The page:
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Rishi Sunak emerges new UK Prime Minister


Rishi Sunak

Rishi Sunak

Rishi Sunak has emerged the new Leader of the United Kingdom’s Conservative Party.

According to an announcement made by Sir Graham Brady, only one nomination was received by the 1922 Committee for the new leader of the party, and backed by 100 MPs.

Sir Brady, therefore, declared Sunak to be the next party leader, and consequently the new Prime Minister.

He confirmed that the new Tory leader Rishi Sunak will address MPs at 14:30 BST.

Earlier, one of the contenders for the UK top job, Penny Mordaunt, had announced her withdrawal from the race, leaving Sunak as the sole candidate for the position.

Mordaunt, in a statement, said, “Our Party is our membership. Whether we are elected representatives, activists, fundraisers or supporters. We all have a stake in who our leader is.

“These are unprecedented times. Despite the compressed timetable for the leadership contest it is clear that colleagues feel we need certainty today. They have taken this decision in good faith for the good of the country.

“Members should know that this proposition has been fairly and thoroughly tested by the agreed 1922 process.

“As a result, we have now chosen our next Prime Minister. This decision is an historic one and shows, once again, the diversity and talent of our party. Rishi has my full support.

“I am proud of the campaign we ran and grateful to all those, across all sides of our party, who gave me their backing. We all owe it to the country, to each other and to Rishi to unite and work together for the good of the nation. There is much work to be done.”

Triumph for 42-year-old Sunak came after Johnson’s decision late Sunday to abandon his political comeback bid.

Just weeks after he lost out to Liz Truss to lead the ruling Tories, Sunak, therefore, pulled off a stunning reversal in fortunes.

Addressing members of his party behind closed doors after the announcement, Sunak reportedly received a rapturous reception.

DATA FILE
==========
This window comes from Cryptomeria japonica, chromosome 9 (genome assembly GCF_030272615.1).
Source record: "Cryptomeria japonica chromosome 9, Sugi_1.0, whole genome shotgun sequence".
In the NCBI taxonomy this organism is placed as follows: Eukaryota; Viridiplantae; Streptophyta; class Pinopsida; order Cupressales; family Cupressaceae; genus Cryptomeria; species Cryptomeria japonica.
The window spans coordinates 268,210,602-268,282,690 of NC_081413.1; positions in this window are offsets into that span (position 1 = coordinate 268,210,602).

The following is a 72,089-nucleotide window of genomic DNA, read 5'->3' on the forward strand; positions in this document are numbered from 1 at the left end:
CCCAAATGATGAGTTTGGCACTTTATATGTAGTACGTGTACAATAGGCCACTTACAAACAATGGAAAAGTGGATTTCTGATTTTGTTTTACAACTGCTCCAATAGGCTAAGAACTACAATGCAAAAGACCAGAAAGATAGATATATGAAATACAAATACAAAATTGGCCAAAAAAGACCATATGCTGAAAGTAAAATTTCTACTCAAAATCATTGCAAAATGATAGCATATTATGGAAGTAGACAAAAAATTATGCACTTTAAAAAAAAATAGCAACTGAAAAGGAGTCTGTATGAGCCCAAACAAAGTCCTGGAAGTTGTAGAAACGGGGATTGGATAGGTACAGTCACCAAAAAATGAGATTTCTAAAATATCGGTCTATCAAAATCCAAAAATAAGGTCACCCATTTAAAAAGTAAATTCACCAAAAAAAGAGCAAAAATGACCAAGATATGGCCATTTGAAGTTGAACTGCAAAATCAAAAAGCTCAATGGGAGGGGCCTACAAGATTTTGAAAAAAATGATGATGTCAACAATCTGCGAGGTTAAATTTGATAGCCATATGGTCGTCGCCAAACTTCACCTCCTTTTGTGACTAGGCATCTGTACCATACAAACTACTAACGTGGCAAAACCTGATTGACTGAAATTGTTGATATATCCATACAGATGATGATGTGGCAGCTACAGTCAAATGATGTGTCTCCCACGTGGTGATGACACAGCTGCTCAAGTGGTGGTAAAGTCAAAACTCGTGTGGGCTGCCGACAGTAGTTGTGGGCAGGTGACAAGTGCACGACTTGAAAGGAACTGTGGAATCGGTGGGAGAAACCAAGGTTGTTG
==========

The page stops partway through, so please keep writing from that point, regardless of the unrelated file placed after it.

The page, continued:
Scottish leader Nicola Sturgeon, whose nationalist government in Edinburgh wants to hold an independence referendum next year, was among the first to congratulate Sunak.

“I wish him well… notwithstanding our political differences,” she said.

“That he becomes the first British Asian — indeed the first from any minority ethnic background — to become PM is a genuinely significant moment,” she said.

    – Abrupt end to contest –

    The contest, triggered by outgoing leader Truss’s resignation on Thursday, had required candidates to secure the support of at least 100 Conservative MPs by 2:00 pm (1300 GMT) on Monday.

    Only Sunak made the threshold, Brady announced.

    Sunak, a wealthy Hindu descendant of immigrants from India and East Africa, had crossed that threshold by Friday night, and amassed nearly 200 public nominations — more than half the parliamentary Tory party.

    Johnson’s withdrawal from the race — before he had even formally announced his candidacy — left cabinet member Mordaunt the only other declared contender.

    However, she failed to garner the necessary support, putting an abrupt end to the contest.

    – ‘First British Asian PM’ –

    Sunak’s victory came on the day Hindus worldwide mark the start of the five-day festival of Diwali — a celebration of the victory of good over evil.

    When he was chancellor of the exchequer, in November 2020, Sunak marked the occasion by lighting oil lamps on the front step of the chancellor’s official residence at 11 Downing Street.

    The Tories were forced into their second leadership contest since the summer due to Truss’s resignation after only 44 days following a disastrous market response to her tax-slashing mini-budget.

    Truss — who pledged Sunak her “full support” — had replaced Johnson in early September following a government revolt led by Sunak over a slew of scandals, most notably the “Partygate” controversy involving Covid lockdown-breaching parties.

    Johnson’s attempt to make an immediate return to Downing Street had raised the prospect of months of disarray and disunity within the ruling Conservatives.

    Critical backbench Tory MPs warned there could have been a wave of resignations under Johnson’s renewed leadership, which might have led to the general election demanded by opposition parties. One is not due for at least two years.

    Johnson had cut short a Caribbean holiday to return to Britain on Saturday.

    But in a sign of his diminished political standing, Johnson swiftly conceded late Sunday, admitting “you can’t govern effectively unless you have a united party in parliament”.

    “I believe I have much to offer but I am afraid that this is simply not the right time,” he said, while insisting he had secured the 100 nominations needed to progress.

    Sunak was quick to pay tribute to Johnson, tweeting: “I truly hope he continues to contribute to public life at home and abroad.”

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